This blog post is based on an interview with Kevin Lee, the Manager of Engineering, at ChaiOne.
You may have heard the terms geofence or geofencing, but do you actually know what they mean? What do geofences actually do? Geofencing is a feature in a software program that uses GPS to interact with geographical boundaries. Geofences are virtual perimeters for a real-world geographic area that is defined by the latitude and longitude with the radius area on a map. In simple terms, geofences essentially show you a place on a globe.
Why do geofences matter? Mobile operating systems such as iOS and Android have instruments that will tell your app when you come in and out of geofences. These devices have frameworks that will give you a location. As people move about throughout the world, developers can get interesting insights into areas that they are focused on through mobile apps. With this data, you can see how apps are operating in and out of specific cities. In addition, you can drop circles on the globe and interact with them.
Conserving the power on your mobile device is crucial because you never know when you’ll need it. Geofences allow you to reduce the power consumption in apps because it doesn’t continually monitor locations, which can be a huge battery drain. When power is turned down, geofences have low level systems that will take care of tracking locations by coordinating with cell towers. It helps by offering a power-optimized way to track areas you are in.
Benefits of Geofencing
In such a mobile world, there are many benefits of having location data and using geofences. Various advantages of geofencing include remote servicing, segmenting the market based on geographic locations, and enabling better delivery of services.
1. Remote Servicing
Geofencing can be beneficial to companies that have field operators or a mobile workforce. How? With geofences, companies can take advantage of remote servicing. For example, a lease operator could go to a well site and then find more information about it by just getting near the geofence. Once the lease operator is in the geofence, he or she can look at a mobile app that will automatically load the screens that are relevant to the equipment on the premise. Another example would be a derrickhand that is responsible for maintaining the mud pumps. The derrickhand can narrow down the issue by looking at the service history. If geofences weren’t there, the user would have to dig around for the right information before he is able to fix the mud pump. Geofencing helps make the process more efficient by delivering relevant information and saving the user time.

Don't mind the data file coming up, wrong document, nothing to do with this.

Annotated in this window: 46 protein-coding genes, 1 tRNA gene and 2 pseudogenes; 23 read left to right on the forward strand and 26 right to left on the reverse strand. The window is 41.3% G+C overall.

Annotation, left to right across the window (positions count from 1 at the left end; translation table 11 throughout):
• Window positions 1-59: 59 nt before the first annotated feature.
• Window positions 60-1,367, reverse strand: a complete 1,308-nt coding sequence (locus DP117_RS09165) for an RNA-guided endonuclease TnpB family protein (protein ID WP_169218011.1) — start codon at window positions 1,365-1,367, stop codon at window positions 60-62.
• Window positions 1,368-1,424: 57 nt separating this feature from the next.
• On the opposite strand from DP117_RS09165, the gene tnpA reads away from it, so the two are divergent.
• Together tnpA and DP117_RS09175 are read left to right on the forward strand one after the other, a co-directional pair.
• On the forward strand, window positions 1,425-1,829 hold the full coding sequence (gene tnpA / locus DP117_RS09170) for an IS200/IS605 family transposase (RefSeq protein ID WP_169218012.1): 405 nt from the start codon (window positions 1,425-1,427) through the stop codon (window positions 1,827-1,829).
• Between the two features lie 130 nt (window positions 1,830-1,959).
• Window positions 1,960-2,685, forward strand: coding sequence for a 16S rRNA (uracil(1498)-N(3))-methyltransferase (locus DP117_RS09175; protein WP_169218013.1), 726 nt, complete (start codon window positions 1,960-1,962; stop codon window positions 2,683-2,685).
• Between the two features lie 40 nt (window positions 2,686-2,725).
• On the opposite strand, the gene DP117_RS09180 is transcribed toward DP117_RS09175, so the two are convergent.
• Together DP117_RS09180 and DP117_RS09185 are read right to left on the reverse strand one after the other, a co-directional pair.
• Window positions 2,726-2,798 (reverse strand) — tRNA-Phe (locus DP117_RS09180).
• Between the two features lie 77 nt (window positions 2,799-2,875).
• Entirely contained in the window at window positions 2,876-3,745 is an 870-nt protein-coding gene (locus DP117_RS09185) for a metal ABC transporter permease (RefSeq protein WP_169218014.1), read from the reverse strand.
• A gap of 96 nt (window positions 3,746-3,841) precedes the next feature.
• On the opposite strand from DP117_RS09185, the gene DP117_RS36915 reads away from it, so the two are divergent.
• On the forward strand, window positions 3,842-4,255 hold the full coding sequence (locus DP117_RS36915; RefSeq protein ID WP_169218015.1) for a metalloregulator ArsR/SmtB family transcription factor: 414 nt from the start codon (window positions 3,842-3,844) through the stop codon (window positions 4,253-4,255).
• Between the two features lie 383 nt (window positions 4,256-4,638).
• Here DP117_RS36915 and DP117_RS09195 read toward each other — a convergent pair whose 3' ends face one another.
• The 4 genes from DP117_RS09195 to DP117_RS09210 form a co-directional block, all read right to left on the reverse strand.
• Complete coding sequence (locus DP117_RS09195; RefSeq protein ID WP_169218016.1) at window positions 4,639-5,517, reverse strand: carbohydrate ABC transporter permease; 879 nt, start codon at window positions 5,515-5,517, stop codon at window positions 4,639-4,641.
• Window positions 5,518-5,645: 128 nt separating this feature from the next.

2. Segmenting the market
Another benefit of geofencing is the ability to segment the market. With this technology, companies can detect when groups of users are near each other. This can be advantageous to sports arenas such as a baseball park. With geofencing, baseball parks can figure out where the largest concentration of fans are so that they can directly market to people in that area. The baseball park can offer specials on food, merchandise, etc. Besides detecting when groups of users are near each other, geofencing allows you to segment the market based on geographic locations.
3. Enabling better delivery of services
Geofencing helps in the overall goal of gathering relevant information to deliver better services to customers. The data collected can be used to build more contextual applications and higher level workflows. Users can take more specific actions with this information.
Problems with Geofencing
With any technology, there are bound to be a few issues. A few problems that users will have to deal with include:
- A limited number of geofences you can track – Due to power constraints, Apple has set a limit of 20 geofences. This means that developers can only monitor 20 geofences per app.
- Have to build it yourself – You have to swap geofences all the time in order to meet the tight limit that was mentioned earlier. It will be hard to manage and collect information on usage patterns on a huge campus. You’ll have to spend time to engineer a solution around these limits.
What is ContextHub?
ContextHub is a platform we created that leverages contextual awareness using algorithms. The algorithm figures out which geofences are the most significant. Thus, you’re only monitoring one geofence and then caching the rest of the locations.
In ContextHub, geofences are all hosted in the cloud where you can track them. Furthermore, it only uses 1 (out of 20) of your limited number of Apple fences to track all of your geofences. ContextHub delivers real-time reports that matter.